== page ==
The weather gods certainly wanted to give festival goers a little taste of everything for the 2018 Edmonton Folk Music Festival . The festival opened on Thursday in 32 C heat and with the news that the popular Tash Sultana would not be able to make her main stage set due to her equipment being damaged. In her place, was the high energy DakhaBrakha, who performed brilliantly on last minute notice. Closing out Thursday, in the same spot they were supposed to play last year, were indie darlings, the Decemberists, whose performance lifted everyone off their tarps, with a raucous and sometimes profane set, the Decemberists did not disappoint, and were easily worth the one year wait.
While Friday looked like another scorcher, the temperature was held slightly in check, with a smoky haze that filled the river valley, from forest fires in BC. In fact, at one point in the late afternoon, the normally picturesque view of downtown was completely invisible. Tash Sultana played stage 3, and though she missed out on a main stage performance, it was hard to tell as fans packed the stage all the way to the snow fence. Tash did not disappoint, she wowed all in attendance while playing multiple instruments and showing off her powerful voice. Neko Case began main stage on Friday, and her performance, as always, was beautifully consistent, covering every genre from country to rock.
Saturday began with the perfect weather for the festival, sunny and warm, but still a little on the mild side. A stage 2 workshop stated the day off right with Mt. Joy and Chastity Brown stealing the show. Las Cafeterias was the perfect main stage break in the middle of the day, bringing the hill together with their extremely fun latin sound. Later in the afternoon workshops were heating up all over the site, with the highly endearing Michael Trotter Jr. of The War and Treaty, reciprocating with warm hugs to everyone who offered up praise of their performance. Saturday night main stage is always what everyone looks forward to, and this year was no exception. As the rain started and the temperature started to drop, Anderson East and Regina Spektor killed it. It was great to see Ry Cooder again, but as usual, the night belonged to Michael Franti. Very few performers are able to create the energy and commitment from an audience that the frontman of Spearhead can, and it was apparent from his first song that few if any of the folkfest faithful even noticed the wet and cold weather, and the hill quickly heated up.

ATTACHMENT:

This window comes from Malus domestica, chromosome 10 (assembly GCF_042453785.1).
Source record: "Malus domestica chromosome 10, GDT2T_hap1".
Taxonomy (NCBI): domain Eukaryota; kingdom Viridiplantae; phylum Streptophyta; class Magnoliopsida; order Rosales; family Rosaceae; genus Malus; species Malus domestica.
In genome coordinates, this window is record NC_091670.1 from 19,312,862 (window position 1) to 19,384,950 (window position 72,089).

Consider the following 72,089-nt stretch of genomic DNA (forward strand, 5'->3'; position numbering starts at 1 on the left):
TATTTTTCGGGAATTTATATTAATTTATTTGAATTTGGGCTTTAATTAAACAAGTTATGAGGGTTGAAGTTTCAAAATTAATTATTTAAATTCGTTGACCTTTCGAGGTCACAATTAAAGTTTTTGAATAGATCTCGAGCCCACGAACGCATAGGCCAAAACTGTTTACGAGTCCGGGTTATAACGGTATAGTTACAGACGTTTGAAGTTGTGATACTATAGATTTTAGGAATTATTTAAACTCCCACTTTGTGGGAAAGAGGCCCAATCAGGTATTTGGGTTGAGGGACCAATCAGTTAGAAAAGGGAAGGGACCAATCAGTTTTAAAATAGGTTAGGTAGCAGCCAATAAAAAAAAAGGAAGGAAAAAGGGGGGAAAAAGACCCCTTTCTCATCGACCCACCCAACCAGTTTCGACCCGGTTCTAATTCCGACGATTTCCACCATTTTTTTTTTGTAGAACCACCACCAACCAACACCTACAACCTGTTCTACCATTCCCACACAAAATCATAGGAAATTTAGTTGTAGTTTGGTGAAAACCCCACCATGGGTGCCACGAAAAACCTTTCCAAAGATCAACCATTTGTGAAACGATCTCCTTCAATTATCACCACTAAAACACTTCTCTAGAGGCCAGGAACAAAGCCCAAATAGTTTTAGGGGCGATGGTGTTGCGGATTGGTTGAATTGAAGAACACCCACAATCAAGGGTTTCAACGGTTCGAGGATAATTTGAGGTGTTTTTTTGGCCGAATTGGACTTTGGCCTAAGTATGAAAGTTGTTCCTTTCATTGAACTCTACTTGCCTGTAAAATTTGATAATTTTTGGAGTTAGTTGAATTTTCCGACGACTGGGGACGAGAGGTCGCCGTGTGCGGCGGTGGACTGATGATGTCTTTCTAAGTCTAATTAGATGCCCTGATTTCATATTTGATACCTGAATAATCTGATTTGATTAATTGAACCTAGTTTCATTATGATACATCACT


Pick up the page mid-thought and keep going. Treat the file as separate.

Sunday was a day only for the committed and the prepared as it rained steadily throughout with temperatures barely reaching double digits. While main stage was as good as it gets, including Shakey Graves, who was also a casualty of last year’s wind evacuation, finally getting his deserved spot on main stage, there is one other performance that those who saw, won’t soon forget. At a soggy stage 3, a man committed to the gospel of equality, captivated a relatively small crowd in the rain, and made believers out of all. Though small in stature, the Reverend Sekou is gigantic in soul, energy and voice, and truthfully is almost exhausting just to watch. If but one performance had to be chosen to sum up the spirit of the festival (no pun intended), it would have to go to the good reverend.
With the close of the 39th annual Edmonton Folk Music Festival comes a little feeling of melancholy, that it is over for another year, but with the feeling of anticipation that 40 is just around the corner.
For festival information and tickets check out Live Music Now